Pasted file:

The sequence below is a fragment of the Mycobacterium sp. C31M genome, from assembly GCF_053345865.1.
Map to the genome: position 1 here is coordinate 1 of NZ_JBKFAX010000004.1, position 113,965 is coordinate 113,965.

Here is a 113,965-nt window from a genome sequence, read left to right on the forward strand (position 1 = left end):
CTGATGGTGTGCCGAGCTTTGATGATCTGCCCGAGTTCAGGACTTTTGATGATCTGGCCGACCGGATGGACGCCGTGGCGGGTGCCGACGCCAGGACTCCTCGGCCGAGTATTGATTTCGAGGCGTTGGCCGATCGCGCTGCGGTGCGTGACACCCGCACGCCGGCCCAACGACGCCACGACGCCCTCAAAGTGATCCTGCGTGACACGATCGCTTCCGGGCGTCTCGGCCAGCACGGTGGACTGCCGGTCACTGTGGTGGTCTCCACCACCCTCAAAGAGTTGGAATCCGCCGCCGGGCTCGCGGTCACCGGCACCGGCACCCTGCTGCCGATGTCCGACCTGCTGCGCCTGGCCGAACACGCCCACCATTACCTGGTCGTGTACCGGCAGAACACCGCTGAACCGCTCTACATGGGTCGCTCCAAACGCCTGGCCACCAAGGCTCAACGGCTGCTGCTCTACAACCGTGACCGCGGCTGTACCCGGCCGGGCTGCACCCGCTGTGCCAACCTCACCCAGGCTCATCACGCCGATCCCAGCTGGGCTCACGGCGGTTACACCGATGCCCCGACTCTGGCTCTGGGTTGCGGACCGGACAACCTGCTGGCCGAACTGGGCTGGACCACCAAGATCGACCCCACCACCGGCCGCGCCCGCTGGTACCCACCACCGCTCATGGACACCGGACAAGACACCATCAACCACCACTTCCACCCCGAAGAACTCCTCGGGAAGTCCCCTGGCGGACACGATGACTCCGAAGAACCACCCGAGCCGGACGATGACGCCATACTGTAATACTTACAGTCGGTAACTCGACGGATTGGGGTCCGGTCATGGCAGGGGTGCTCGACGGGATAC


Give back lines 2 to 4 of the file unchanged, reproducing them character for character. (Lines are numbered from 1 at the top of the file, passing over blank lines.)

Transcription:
Map to the genome: position 1 here is coordinate 1 of NZ_JBKFAX010000004.1, position 113,965 is coordinate 113,965.

Here is a 113,965-nt window from a genome sequence, read left to right on the forward strand (position 1 = left end):
CTGATGGTGTGCCGAGCTTTGATGATCTGCCCGAGTTCAGGACTTTTGATGATCTGGCCGACCGGATGGACGCCGTGGCGGGTGCCGACGCCAGGACTCCTCGGCCGAGTATTGATTTCGAGGCGTTGGCCGATCGCGCTGCGGTGCGTGACACCCGCACGCCGGCCCAACGACGCCACGACGCCCTCAAAGTGATCCTGCGTGACACGATCGCTTCCGGGCGTCTCGGCCAGCACGGTGGACTGCCGGTCACTGTGGTGGTCTCCACCACCCTCAAAGAGTTGGAATCCGCCGCCGGGCTCGCGGTCACCGGCACCGGCACCCTGCTGCCGATGTCCGACCTGCTGCGCCTGGCCGAACACGCCCACCATTACCTGGTCGTGTACCGGCAGAACACCGCTGAACCGCTCTACATGGGTCGCTCCAAACGCCTGGCCACCAAGGCTCAACGGCTGCTGCTCTACAACCGTGACCGCGGCTGTACCCGGCCGGGCTGCACCCGCTGTGCCAACCTCACCCAGGCTCATCACGCCGATCCCAGCTGGGCTCACGGCGGTTACACCGATGCCCCGACTCTGGCTCTGGGTTGCGGACCGGACAACCTGCTGGCCGAACTGGGCTGGACCACCAAGATCGACCCCACCACCGGCCGCGCCCGCTGGTACCCACCACCGCTCATGGACACCGGACAAGACACCATCAACCACCACTTCCACCCCGAAGAACTCCTCGGGAAGTCCCCTGGCGGACACGATGACTCCGAAGAACCACCCGAGCCGGACGATGACGCCATACTGTAATACTTACAGTCGGTAACTCGACGGATTGGGGTCCGGTCATGGCAGGGGTGCTCGACGGGATAC